“You should exercise, because trouble seems to follow you, friend. My plan was to walk quietly out of town, but with your plan, we have to fight through their entire army. This is your pattern, is it not?”

“I wouldn’t call it a plan, exactly. More like an unfortunate tendency. I’m just in love.”

“Then keep a better hold on your wife than you do.”

I began to believe we were past the worst of it. Guns flashed, but the aim was almost random. Cavalry jingled but had no way to get to us. Dogs howled, but it was the howl of frustration. The alligators almost began to seem like a benign train, and a few slipped away as if bored.

Then we neared a bright cluster of flames on the army’s riverbank, and my confidence faltered again. Artillerymen were building bonfires to cast light on the river, and an entire battery of field guns had been drawn up, pointing across the water. We had to paddle right past them.

“Should we flee into the swamp?”

“We’d be gator meat and snake chew.”

“The French will blow us to kindling.”

“Yes. So when I say, flip the canoe.”

“Into the reptiles?”

“We have no choice, lover Ethan. Come up under our vessel to breathe. The tide will help. Kick with your feet, and if you feel caiman teeth, try to hit them on the nose. But speed first, fast as we can.”

We bent to it in our canoe, setting up a little bow wave and a respectable bubbling wake, me gasping from exertion. Yet we were simply hurrying into firelight. We could hear shouted commands and count the ominous row of cannon muzzles: seven, each one aimed at my right ear. The cavalry had pulled up to watch our extinction. So had the anxious dogs. They growled and whined. With that kind of audience we seemed to crawl across their field of fire.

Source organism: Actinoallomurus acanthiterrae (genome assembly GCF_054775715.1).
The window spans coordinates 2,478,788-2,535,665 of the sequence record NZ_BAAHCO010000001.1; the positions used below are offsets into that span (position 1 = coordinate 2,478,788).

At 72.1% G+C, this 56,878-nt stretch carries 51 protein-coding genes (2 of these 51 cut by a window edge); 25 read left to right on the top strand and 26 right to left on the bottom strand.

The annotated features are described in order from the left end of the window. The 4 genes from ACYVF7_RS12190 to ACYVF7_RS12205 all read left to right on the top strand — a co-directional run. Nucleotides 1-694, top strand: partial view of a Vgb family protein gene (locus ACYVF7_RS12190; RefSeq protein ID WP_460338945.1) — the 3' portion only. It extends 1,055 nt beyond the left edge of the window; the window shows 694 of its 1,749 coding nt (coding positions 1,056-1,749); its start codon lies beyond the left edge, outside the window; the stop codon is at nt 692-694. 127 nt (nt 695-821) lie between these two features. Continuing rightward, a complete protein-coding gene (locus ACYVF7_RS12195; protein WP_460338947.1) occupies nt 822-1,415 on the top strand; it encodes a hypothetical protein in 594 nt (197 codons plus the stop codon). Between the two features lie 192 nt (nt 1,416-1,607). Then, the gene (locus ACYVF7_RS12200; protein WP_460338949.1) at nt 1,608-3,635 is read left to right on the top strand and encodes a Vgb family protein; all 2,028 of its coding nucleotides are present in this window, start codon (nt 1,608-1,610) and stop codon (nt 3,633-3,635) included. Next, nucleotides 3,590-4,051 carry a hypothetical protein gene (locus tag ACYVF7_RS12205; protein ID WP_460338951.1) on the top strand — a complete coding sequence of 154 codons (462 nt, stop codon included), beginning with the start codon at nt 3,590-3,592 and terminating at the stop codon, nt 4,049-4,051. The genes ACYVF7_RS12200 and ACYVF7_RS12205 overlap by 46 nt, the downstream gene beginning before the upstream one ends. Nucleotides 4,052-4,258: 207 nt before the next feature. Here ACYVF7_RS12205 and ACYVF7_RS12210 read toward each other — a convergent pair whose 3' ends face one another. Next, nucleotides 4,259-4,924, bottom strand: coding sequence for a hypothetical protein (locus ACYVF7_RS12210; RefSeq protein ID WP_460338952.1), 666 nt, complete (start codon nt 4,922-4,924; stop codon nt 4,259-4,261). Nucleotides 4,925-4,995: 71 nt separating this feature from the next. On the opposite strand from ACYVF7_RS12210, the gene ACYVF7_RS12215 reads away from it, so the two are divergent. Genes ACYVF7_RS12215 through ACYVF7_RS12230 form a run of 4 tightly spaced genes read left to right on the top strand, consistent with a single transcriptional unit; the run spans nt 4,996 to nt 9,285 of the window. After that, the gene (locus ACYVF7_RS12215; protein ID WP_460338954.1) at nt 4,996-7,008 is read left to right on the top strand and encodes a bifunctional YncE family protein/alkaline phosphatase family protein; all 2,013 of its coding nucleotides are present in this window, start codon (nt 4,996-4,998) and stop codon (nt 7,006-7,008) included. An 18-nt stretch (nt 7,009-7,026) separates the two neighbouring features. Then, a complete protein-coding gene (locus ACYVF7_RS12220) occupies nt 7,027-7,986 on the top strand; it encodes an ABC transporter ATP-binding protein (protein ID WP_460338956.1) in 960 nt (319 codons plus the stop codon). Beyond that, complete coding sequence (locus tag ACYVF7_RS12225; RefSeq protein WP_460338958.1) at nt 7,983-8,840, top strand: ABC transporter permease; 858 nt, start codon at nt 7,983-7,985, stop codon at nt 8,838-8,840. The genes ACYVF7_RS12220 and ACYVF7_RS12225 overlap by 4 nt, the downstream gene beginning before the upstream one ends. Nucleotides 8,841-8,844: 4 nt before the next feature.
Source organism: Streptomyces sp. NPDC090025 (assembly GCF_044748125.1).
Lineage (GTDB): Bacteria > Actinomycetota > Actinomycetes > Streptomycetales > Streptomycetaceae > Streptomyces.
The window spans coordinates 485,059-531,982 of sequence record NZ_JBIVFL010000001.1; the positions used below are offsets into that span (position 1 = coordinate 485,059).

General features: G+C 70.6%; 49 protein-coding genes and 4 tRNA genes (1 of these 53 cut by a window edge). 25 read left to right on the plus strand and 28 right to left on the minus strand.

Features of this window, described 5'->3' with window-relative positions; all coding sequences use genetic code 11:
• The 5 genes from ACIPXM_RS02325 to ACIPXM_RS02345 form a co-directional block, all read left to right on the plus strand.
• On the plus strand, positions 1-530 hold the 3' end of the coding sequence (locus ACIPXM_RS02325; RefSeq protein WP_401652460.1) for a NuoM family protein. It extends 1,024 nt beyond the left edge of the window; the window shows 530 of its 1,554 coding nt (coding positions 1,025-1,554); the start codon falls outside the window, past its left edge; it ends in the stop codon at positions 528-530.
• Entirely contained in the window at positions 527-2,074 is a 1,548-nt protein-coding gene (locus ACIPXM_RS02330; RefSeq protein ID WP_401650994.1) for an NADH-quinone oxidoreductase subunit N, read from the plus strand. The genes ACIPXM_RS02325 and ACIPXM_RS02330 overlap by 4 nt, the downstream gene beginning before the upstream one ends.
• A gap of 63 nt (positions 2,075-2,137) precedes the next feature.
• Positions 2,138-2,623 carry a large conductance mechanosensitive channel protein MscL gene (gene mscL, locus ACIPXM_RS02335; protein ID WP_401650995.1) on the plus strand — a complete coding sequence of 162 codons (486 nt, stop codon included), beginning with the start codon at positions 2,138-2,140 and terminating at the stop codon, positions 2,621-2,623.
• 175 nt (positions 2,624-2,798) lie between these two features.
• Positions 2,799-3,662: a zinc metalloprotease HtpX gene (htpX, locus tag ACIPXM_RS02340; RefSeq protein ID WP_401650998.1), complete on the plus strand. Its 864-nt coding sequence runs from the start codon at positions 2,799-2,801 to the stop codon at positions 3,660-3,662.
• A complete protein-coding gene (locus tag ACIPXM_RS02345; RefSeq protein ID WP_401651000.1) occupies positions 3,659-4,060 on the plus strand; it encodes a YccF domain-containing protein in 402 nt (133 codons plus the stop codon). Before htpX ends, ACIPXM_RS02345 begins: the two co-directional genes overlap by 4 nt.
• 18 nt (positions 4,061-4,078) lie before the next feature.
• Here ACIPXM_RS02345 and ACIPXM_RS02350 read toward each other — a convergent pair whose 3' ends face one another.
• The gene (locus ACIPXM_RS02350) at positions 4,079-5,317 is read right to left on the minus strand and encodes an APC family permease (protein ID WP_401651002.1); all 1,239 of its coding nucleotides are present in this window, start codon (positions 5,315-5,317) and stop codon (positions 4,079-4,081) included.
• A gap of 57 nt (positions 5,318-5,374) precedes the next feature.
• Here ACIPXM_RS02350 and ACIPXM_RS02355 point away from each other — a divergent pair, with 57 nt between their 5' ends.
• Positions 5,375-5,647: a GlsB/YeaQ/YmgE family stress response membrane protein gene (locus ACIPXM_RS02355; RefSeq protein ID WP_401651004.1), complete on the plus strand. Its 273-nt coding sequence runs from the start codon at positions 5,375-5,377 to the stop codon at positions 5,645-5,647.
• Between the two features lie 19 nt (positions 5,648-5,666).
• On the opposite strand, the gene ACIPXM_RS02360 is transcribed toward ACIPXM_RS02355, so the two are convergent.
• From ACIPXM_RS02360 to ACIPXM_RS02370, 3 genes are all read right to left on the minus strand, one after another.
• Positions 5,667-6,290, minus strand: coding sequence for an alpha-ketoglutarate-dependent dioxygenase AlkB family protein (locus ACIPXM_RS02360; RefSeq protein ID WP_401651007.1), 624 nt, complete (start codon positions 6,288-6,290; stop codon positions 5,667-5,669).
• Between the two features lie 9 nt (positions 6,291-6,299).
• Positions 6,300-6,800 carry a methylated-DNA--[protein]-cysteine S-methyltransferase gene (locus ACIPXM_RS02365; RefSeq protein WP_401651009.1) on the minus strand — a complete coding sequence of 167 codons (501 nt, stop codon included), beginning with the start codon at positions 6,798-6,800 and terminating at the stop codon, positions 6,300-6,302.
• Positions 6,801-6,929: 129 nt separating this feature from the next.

“Look to your guns!” The words floated across the water.

Firelight danced on the water. Alligators formed a little school.


I felt as picked out as a fly on a wedding cake.

“Now,” said Jubal. “Keep your paddle.” He jerked sideways, I followed suit, and with a splash we flipped over. As we went in I heard the final word.


The water was pitch, and only by keeping my hand on the rim of the canoe did I remain oriented. I shoved my head up into its overturned wooden hull. As Jubal had promised, there was a pocket of air there. I couldn’t see him in the dark, but I could hear him blowing and breathing as he kicked.